After accumulating many riding successes of her own, Ina-Yoko Teutenberg now captains some of the biggest talents in today's women's peloton at the helm of Trek-Segafredo. Following months of coping with the Covid-19 pandemic and its restrictions, she's getting the likes of Lizzie Deignan, Lucinda Brand and Elisa Longo Borghini ready to return to competition.
Were you able to draw on your experience as a rider to accompany your team in the lockdown months?
Ina-Yoko Teutenberg: I think it’s totally different. Even when you have a serious crash, you kind of know: ‘Ok, it will take that long, and I can do this, and then I’ll be back at races…’ The uncertainty at the beginning was the hardest thing. We were sent home from Drenthe and at the time you think it’s gonna be a couple weeks. And then more races get cancelled. It was pushed back several times and I think it was just hard to not know when it would end. There’s a pandemic, with many people dying around the world, so everybody can understand you can’t keep going as usual. But I think it was mentally hard to stay focussed and motivated without having goals relating to races, not knowing what’s coming, especially in this year. Everyone was on top of their training and extremely motivated with the Olympics. Now it becomes easier with dates that the girls can work towards.
How are you feeling ahead of the return to road racing?
IYT: I think we’re ready. The girls were good at staying on top of things. They are motivated and in good shape. There’s still a lot to figure out with the medical protocol and how we’re gonna do on races, what are the best ways to travel… This is part of the process and I think we’ll be facing these types of questions for a while. We all have to get used to it. Some things are not as predictable as they were before.
What do you try to provide to your riders in this context?
IYT: I think the most essential part is the mental support. Some went through phases where they trained very well but were not feeling good. You need to be supportive. I’m not involved in the training anyway, I do the racing planning. We would discuss anything and it was also important to explain to them it’s normal, everybody goes through ups and downs in uncertain times. I wanted to be available, be there to help them get through these times mentally.
What kind of adjustments do you have to make as we head towards the return to competition?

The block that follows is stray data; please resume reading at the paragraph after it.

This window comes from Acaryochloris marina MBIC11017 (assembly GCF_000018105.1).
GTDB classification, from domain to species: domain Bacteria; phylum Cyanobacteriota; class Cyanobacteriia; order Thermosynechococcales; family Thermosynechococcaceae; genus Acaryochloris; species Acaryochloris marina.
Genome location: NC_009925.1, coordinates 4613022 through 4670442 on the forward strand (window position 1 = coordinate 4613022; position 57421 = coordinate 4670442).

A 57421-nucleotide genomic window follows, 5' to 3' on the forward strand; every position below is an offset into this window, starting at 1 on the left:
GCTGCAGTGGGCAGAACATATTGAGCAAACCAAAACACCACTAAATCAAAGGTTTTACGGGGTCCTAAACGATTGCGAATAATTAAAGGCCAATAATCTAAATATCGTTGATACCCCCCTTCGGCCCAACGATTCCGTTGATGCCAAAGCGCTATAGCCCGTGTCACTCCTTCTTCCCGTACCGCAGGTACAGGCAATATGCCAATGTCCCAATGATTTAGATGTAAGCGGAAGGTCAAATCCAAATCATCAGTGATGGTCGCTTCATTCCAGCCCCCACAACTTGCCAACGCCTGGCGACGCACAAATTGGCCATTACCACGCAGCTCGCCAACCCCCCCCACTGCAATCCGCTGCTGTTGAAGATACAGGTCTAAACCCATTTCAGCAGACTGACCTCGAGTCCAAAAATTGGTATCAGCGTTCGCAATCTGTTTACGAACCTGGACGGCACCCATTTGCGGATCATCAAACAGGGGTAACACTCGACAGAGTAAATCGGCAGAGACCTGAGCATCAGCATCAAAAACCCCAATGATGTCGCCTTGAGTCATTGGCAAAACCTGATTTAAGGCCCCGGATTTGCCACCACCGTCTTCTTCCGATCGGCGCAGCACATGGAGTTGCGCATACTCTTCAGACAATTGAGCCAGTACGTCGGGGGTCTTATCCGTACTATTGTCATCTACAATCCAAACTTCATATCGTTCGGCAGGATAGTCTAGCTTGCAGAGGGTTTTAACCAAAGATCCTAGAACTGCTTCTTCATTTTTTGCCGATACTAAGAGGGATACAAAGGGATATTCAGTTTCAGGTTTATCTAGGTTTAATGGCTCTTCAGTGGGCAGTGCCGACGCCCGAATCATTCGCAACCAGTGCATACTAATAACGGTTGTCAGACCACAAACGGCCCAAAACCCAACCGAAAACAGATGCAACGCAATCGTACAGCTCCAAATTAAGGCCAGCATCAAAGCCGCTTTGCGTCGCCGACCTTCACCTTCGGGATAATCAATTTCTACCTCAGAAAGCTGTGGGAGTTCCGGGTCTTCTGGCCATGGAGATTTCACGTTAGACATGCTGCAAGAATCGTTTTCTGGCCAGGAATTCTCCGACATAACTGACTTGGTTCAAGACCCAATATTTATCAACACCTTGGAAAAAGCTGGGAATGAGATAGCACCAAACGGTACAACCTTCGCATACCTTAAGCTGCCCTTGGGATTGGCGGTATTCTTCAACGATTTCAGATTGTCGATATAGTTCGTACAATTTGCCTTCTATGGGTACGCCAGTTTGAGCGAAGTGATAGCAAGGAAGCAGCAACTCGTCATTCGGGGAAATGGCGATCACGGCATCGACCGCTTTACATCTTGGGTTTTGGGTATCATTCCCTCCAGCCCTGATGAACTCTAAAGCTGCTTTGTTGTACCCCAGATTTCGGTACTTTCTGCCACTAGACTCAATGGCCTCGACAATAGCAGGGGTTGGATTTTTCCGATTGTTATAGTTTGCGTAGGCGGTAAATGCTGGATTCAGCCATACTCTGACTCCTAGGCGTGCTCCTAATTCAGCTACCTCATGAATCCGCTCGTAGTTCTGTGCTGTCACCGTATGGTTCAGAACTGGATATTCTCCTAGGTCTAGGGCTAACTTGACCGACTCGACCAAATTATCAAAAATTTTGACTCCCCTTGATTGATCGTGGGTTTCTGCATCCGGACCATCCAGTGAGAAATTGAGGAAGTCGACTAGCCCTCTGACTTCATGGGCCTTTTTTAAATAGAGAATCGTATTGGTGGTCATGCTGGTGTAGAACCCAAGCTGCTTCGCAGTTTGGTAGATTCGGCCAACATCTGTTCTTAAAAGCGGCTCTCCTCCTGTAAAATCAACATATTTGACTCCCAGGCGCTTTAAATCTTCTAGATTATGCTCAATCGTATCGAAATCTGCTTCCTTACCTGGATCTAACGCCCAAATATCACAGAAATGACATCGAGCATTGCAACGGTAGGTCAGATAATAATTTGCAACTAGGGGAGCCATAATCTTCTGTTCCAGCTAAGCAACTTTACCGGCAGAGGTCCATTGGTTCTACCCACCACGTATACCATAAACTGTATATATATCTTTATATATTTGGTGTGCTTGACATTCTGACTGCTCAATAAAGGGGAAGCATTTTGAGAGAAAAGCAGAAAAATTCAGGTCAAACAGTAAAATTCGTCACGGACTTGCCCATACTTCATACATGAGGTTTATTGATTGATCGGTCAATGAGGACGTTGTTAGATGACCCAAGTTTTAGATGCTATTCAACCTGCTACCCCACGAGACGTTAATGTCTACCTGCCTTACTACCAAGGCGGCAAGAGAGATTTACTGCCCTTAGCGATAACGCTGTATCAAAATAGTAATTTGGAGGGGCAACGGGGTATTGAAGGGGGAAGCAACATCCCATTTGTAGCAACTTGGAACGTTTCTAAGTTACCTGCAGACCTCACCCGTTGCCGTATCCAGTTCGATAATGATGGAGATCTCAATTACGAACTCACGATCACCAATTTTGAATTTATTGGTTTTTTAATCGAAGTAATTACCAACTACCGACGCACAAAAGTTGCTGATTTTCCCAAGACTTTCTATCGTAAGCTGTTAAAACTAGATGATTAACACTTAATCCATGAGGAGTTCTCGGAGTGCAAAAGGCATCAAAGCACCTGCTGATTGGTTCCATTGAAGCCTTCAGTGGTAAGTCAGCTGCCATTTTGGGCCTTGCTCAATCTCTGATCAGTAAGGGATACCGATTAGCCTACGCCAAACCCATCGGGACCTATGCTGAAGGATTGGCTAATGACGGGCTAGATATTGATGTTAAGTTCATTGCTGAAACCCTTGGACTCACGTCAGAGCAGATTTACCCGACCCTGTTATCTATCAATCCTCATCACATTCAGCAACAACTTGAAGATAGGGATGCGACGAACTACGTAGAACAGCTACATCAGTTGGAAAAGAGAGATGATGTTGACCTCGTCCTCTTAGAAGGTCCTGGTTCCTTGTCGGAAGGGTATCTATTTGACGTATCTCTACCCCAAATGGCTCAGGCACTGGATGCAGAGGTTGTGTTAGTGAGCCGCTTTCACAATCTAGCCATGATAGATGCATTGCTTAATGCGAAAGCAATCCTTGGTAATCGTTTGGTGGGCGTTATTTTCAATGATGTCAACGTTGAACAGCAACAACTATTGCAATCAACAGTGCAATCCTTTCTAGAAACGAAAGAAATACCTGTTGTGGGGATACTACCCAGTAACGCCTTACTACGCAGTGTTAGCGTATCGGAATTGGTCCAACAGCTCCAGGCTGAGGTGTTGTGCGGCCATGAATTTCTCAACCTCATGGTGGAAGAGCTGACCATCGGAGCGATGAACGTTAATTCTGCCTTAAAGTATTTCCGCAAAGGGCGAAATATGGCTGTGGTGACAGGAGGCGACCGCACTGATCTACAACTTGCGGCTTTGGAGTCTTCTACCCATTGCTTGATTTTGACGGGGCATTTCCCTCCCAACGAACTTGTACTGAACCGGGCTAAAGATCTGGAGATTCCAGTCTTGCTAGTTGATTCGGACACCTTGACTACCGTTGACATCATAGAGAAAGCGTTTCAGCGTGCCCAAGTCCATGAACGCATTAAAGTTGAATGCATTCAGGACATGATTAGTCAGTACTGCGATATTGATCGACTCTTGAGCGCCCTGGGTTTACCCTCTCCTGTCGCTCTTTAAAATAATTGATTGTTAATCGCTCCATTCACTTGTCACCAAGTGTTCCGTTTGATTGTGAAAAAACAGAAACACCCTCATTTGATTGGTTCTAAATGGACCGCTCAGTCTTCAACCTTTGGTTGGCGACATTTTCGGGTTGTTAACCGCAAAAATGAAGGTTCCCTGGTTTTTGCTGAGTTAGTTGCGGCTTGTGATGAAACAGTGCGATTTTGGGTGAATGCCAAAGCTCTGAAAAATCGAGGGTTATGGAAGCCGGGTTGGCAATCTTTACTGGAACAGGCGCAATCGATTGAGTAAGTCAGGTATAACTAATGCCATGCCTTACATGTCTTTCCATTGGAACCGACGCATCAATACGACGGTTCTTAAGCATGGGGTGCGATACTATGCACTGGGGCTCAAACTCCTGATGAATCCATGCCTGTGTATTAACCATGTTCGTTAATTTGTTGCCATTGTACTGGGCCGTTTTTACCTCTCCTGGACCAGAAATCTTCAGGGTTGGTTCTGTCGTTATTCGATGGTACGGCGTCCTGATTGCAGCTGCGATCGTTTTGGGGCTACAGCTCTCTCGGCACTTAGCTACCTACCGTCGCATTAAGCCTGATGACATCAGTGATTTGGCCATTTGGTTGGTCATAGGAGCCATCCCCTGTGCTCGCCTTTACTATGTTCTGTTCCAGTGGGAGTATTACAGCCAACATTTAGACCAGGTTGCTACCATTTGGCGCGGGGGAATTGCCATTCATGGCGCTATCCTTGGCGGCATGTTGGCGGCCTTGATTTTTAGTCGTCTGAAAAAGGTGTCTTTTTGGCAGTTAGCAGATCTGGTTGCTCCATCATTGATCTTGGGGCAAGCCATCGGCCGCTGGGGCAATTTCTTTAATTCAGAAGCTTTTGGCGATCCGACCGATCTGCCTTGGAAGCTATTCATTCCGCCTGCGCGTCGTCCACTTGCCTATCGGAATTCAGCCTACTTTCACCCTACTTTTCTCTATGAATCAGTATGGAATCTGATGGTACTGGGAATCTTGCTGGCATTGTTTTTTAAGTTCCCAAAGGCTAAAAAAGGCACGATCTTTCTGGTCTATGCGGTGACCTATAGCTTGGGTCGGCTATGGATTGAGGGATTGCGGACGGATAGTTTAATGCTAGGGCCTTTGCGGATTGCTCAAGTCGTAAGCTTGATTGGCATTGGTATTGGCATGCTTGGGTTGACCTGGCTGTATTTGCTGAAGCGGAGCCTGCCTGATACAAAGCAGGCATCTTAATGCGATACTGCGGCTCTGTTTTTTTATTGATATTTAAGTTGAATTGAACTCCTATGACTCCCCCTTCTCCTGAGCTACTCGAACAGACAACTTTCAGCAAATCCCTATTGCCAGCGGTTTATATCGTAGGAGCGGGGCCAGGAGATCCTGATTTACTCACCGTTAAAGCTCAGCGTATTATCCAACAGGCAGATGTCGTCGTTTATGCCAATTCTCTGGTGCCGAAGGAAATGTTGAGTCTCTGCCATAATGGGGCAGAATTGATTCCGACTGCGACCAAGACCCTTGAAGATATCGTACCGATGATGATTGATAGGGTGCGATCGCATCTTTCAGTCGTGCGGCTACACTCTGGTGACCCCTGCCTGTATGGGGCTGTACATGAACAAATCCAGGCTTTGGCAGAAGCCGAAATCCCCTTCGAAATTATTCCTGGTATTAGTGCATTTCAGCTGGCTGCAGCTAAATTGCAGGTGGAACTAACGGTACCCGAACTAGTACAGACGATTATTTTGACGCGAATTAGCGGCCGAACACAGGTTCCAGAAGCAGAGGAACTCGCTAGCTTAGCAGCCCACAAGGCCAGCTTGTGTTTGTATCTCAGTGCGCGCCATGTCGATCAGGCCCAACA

IYT: I prepare my stuff roughly the same way I used to. I’m probably working closer with the doctors to try and figure out the testing process and the hygiene rules we need to follow. Single rooms? How are we going to behave in the bus? It gets more precise as we get closer to the races and once we get to the camp, we need to make sure everybody gets used to what we have to do now. We’ve been doing things a certain way for twenty years and we have to acknowledge that we can’t anymore. I think there will be adjustments for everybody. But these last four months have been all about adjusting, for everyone and in every aspect of your life.
“Everybody in the peloton will want to win the first Paris-Roubaix”
The new calendar has totally reshaped the season. Does it change your ambitions on the road?
IYT: It’s always about winning. With the first weekend of racing in Spain [Trek-Segafredo will race the Emakumeen Nafarroako Klasikoa, the Clasica Feminina Navarra and the Durango-Durango Emakumeen Saria between 23rd and 26th July], we have a training camp in the Basque Country. We’ll get used to the procedures and have some good racing. Then we still have the same goals. Strade Bianche (1st August) is always a big goal and we’re looking forward to it as the season restarts. I think the girls who know they can race really well there will be ready. We want to do well at all the WorldTour races and the Giro d’Italia is a big focus for us. All this hasn’t changed.
And there will be a new Classic with the first women’s race at Paris-Roubaix…
IYT: Everybody is excited about it. It’s one of those races you always watch on TV. It’s unpredictable, it’s just epic. To have the chance to experience a race like this, to race on those cobbles, it’s a really big deal for the women’s calendar and I think everybody will be super motivated. Everybody in the peloton will want to win the first Paris-Roubaix. Our service course is in Belgium so once the restrictions were a little bit looser, we took Lucinda [Brand] and Ellen [van Dijk] and we went to Arenberg, to see what kind of bikes they want to use, and we rode the last 50km of the men’s race. The girls loved it. We had a really good day out there.
You’re participating in the Virtual Tour de France. How important is this event to you?
IYT: It’s huge publicity, one of the biggest virtual races there’s ever been. We can see how many teams are competing and the media presence. The girls are motivated to show where they are and they’re racing against the best which provides hard-fought races. Nobody wants to show they haven’t trained well in the last months!